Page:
The DESNY House was founded by Clément Nauny and designed furniture, light fixtures and silverware. The name “DESNY” comes from the contraction of “Dessin” (design) and “Nauny” words.

Clément Nauny was born in 1900 in Oran. He arrived in Paris in 1918 and socialized with the avant-garde artistic community where he formed friendships with some members of the movement such as Alfred Masson and Alberto Giacometti. It was in 1927 that this self-taught artist established the DESNY House and opened a shop at 122 Boulevard des Champs-Élysées.

The indirect lighting fixtures and modernist silverware often resembling sculpture experienced immediate success. The creations of this visionary are characterized by audacity and remarkable boldness, align with an avant-garde movement through their pure and asymmetrical geometric forms.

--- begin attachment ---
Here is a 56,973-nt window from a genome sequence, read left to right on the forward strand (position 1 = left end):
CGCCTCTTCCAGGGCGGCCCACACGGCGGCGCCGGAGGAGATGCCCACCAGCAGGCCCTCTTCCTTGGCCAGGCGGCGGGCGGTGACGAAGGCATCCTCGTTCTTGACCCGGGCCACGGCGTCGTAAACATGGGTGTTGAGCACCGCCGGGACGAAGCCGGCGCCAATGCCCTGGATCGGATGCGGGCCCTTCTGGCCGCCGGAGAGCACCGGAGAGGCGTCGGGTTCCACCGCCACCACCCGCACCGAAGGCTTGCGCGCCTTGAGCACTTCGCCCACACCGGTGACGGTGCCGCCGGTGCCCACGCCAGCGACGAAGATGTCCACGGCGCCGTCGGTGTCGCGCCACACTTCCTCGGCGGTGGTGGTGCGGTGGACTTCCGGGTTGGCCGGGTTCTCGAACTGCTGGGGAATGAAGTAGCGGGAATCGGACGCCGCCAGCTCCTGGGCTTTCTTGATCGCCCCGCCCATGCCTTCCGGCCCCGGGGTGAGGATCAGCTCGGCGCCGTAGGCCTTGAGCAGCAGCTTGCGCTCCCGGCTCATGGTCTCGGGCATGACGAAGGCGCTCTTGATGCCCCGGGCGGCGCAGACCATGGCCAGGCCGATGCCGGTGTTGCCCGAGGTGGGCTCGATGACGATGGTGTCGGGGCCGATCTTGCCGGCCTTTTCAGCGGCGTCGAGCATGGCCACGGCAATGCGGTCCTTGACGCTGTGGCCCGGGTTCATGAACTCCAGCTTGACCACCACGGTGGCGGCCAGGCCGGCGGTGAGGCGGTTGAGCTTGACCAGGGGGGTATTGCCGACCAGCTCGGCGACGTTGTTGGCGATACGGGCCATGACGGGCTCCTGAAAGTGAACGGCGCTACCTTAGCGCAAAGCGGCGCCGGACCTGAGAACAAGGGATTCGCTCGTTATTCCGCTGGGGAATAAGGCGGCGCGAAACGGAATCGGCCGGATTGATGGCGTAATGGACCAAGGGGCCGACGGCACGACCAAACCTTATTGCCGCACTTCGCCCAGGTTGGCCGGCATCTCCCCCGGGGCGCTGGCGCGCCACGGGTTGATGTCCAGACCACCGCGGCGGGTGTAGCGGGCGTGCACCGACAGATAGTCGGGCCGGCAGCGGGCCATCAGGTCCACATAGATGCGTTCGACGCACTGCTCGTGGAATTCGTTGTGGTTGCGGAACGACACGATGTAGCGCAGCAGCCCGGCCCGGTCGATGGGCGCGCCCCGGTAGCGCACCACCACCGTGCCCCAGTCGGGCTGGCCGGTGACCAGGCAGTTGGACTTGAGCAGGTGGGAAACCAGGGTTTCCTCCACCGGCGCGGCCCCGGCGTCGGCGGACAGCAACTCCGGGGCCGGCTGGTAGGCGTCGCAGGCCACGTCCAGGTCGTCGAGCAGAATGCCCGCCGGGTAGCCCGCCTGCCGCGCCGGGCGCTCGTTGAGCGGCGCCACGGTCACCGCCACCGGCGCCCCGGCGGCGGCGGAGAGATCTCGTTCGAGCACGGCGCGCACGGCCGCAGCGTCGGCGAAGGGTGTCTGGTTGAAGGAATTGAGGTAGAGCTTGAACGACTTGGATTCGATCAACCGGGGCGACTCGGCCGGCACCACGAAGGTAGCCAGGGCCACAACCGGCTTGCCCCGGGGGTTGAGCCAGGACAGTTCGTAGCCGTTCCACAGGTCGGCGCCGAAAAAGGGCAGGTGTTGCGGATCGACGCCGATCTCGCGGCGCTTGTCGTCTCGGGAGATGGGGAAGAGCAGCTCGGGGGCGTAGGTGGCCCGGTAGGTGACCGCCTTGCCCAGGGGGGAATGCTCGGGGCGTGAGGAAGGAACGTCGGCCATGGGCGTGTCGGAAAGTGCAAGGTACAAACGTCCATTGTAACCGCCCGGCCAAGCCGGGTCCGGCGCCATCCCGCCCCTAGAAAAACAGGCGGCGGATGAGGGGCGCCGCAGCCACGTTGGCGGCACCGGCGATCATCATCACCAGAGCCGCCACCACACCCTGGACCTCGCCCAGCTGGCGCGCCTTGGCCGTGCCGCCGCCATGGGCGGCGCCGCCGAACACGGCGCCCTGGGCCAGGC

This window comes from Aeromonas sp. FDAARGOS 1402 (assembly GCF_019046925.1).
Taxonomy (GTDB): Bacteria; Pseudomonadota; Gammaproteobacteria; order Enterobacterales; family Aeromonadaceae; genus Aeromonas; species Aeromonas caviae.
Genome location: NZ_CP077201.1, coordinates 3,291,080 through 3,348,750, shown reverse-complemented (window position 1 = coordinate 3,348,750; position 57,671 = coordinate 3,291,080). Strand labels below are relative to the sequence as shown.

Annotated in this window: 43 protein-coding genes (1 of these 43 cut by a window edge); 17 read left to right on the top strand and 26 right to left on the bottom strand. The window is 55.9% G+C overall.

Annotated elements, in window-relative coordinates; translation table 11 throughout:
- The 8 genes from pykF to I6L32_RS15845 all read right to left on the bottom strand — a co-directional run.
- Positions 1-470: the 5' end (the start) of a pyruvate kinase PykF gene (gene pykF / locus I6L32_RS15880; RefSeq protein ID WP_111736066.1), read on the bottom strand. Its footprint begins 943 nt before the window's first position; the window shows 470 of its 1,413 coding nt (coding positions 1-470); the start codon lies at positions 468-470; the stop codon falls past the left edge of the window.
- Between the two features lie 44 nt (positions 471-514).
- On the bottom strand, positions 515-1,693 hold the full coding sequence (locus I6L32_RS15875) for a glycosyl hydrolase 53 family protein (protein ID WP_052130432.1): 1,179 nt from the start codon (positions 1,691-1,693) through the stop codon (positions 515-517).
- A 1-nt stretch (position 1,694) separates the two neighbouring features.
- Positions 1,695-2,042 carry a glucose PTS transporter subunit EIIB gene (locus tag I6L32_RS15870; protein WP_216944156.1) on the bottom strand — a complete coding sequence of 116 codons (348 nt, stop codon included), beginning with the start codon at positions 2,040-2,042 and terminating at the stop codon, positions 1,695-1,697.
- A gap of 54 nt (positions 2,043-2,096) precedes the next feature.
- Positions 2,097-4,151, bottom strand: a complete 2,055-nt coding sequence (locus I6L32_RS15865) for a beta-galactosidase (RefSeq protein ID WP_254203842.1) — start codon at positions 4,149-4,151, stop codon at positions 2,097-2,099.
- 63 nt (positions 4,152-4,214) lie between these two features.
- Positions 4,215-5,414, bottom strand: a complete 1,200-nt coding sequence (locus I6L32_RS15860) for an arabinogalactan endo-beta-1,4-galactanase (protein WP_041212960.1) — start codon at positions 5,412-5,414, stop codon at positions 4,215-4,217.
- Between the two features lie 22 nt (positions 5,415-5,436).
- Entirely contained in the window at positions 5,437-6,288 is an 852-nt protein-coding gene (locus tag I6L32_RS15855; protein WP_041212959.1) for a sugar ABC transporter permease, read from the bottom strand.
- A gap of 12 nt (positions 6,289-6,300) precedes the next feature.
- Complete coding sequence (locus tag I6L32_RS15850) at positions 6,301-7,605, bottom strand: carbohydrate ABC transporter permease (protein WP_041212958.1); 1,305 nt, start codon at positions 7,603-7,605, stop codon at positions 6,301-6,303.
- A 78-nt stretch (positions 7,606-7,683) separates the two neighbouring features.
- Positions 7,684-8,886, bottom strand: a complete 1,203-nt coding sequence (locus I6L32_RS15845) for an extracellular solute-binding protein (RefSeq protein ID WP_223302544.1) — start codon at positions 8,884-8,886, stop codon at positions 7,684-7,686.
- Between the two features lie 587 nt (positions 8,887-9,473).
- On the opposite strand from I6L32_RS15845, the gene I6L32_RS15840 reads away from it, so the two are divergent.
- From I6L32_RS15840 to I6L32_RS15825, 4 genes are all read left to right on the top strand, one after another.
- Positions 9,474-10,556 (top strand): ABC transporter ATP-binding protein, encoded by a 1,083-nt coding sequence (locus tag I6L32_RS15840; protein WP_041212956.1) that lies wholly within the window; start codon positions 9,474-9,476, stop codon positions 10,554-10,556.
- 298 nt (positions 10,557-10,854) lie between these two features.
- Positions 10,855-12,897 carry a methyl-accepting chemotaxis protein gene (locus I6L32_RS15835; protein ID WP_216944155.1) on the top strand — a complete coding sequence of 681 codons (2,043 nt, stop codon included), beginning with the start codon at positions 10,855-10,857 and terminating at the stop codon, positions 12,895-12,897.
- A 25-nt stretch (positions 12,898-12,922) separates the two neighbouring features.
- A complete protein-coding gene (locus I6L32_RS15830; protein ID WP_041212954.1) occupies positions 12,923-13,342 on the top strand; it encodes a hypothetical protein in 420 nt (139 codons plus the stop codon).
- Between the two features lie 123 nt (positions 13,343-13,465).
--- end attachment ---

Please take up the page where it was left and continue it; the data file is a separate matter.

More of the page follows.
Clément Nauny was not alone in decorative art creation; he collaborated with two designers: Maurice Nauny, his brother, and Louis Poulain; as well as a workshop chief, Henri Dagneau.

Most of DESNY’s lighting fixtures are made of nickel-plated metal and glass, some known as “bibelots lumineux” (illuminated trinkets) are solely intended to light up a dark corner of a room. Sometimes, a mechanism allows the lamps to adapt their shape and vary their light intensity.

The DESNY House’s most famous clients were the patron of the arts Pierre-David Weill, Georges-Henri Rivière, Robert Mallet-Stevens and Yeshwant Rao II Holder, Maharajah of Indore. Clément Nauny also collaborated with renowned fashion houses such as Chanel, Lucien Lelong or Worth.

The Great Depression, generated by the 1929 “crash”, sadly ended the original approach of the DESNY House and forced the company to cease all activity in 1933. Later on, Clément Nauny turned to another creative activity : costume jewellery. His new brand was named “L’Hippocampe” (seahorse). He dies in 1968.

As Raphaèle Billé writes in her master’s thesis, “The French DESNY House still remains a real mystery to this day, both due to the dazzling and forceful nature of its creations and for its short duration of existence and the limited information of its creator.».

In 1965, the Museum of Modern art of New York (MoMA) acquired two goblets from the DESNY cocktail service.